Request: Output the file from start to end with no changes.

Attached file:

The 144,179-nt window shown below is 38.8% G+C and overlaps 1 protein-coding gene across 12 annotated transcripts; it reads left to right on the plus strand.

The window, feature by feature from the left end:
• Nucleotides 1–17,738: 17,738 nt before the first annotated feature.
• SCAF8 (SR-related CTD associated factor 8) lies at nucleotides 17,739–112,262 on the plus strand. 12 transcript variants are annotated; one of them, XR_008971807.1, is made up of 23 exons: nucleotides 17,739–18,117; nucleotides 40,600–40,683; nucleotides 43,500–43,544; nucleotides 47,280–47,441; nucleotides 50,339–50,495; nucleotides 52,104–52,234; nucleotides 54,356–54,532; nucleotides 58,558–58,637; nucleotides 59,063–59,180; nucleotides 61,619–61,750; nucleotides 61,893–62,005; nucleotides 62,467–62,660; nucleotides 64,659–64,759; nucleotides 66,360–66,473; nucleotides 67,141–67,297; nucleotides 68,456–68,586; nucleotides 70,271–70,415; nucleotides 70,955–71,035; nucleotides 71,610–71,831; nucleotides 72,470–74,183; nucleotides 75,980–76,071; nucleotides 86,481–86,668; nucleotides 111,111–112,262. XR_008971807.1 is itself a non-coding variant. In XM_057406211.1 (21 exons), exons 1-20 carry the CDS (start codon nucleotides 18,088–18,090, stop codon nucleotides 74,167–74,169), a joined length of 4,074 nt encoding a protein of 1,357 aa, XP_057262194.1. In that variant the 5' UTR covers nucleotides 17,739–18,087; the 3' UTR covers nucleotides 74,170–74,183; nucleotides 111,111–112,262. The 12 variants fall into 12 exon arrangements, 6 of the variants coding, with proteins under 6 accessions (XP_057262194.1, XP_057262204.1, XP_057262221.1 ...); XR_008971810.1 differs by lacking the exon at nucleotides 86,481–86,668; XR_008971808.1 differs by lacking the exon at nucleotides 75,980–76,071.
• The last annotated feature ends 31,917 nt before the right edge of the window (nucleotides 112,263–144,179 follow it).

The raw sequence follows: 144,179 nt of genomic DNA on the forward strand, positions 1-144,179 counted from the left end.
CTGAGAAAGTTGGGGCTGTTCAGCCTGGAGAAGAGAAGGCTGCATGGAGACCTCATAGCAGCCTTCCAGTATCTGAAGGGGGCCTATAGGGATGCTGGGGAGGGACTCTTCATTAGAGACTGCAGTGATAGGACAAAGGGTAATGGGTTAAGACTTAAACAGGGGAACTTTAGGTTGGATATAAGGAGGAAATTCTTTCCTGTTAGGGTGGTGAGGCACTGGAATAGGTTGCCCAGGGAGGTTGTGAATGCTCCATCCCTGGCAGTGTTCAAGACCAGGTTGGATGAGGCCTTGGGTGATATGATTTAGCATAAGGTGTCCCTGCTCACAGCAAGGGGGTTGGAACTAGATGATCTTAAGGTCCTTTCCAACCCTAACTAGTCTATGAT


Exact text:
The 144,179-nt window shown below is 38.8% G+C and overlaps 1 protein-coding gene across 12 annotated transcripts; it reads left to right on the plus strand.

The window, feature by feature from the left end:
• Nucleotides 1–17,738: 17,738 nt before the first annotated feature.
• SCAF8 (SR-related CTD associated factor 8) lies at nucleotides 17,739–112,262 on the plus strand. 12 transcript variants are annotated; one of them, XR_008971807.1, is made up of 23 exons: nucleotides 17,739–18,117; nucleotides 40,600–40,683; nucleotides 43,500–43,544; nucleotides 47,280–47,441; nucleotides 50,339–50,495; nucleotides 52,104–52,234; nucleotides 54,356–54,532; nucleotides 58,558–58,637; nucleotides 59,063–59,180; nucleotides 61,619–61,750; nucleotides 61,893–62,005; nucleotides 62,467–62,660; nucleotides 64,659–64,759; nucleotides 66,360–66,473; nucleotides 67,141–67,297; nucleotides 68,456–68,586; nucleotides 70,271–70,415; nucleotides 70,955–71,035; nucleotides 71,610–71,831; nucleotides 72,470–74,183; nucleotides 75,980–76,071; nucleotides 86,481–86,668; nucleotides 111,111–112,262. XR_008971807.1 is itself a non-coding variant. In XM_057406211.1 (21 exons), exons 1-20 carry the CDS (start codon nucleotides 18,088–18,090, stop codon nucleotides 74,167–74,169), a joined length of 4,074 nt encoding a protein of 1,357 aa, XP_057262194.1. In that variant the 5' UTR covers nucleotides 17,739–18,087; the 3' UTR covers nucleotides 74,170–74,183; nucleotides 111,111–112,262. The 12 variants fall into 12 exon arrangements, 6 of the variants coding, with proteins under 6 accessions (XP_057262194.1, XP_057262204.1, XP_057262221.1 ...); XR_008971810.1 differs by lacking the exon at nucleotides 86,481–86,668; XR_008971808.1 differs by lacking the exon at nucleotides 75,980–76,071.
• The last annotated feature ends 31,917 nt before the right edge of the window (nucleotides 112,263–144,179 follow it).

The raw sequence follows: 144,179 nt of genomic DNA on the forward strand, positions 1-144,179 counted from the left end.
CTGAGAAAGTTGGGGCTGTTCAGCCTGGAGAAGAGAAGGCTGCATGGAGACCTCATAGCAGCCTTCCAGTATCTGAAGGGGGCCTATAGGGATGCTGGGGAGGGACTCTTCATTAGAGACTGCAGTGATAGGACAAAGGGTAATGGGTTAAGACTTAAACAGGGGAACTTTAGGTTGGATATAAGGAGGAAATTCTTTCCTGTTAGGGTGGTGAGGCACTGGAATAGGTTGCCCAGGGAGGTTGTGAATGCTCCATCCCTGGCAGTGTTCAAGACCAGGTTGGATGAGGCCTTGGGTGATATGATTTAGCATAAGGTGTCCCTGCTCACAGCAAGGGGGTTGGAACTAGATGATCTTAAGGTCCTTTCCAACCCTAACTAGTCTATGAT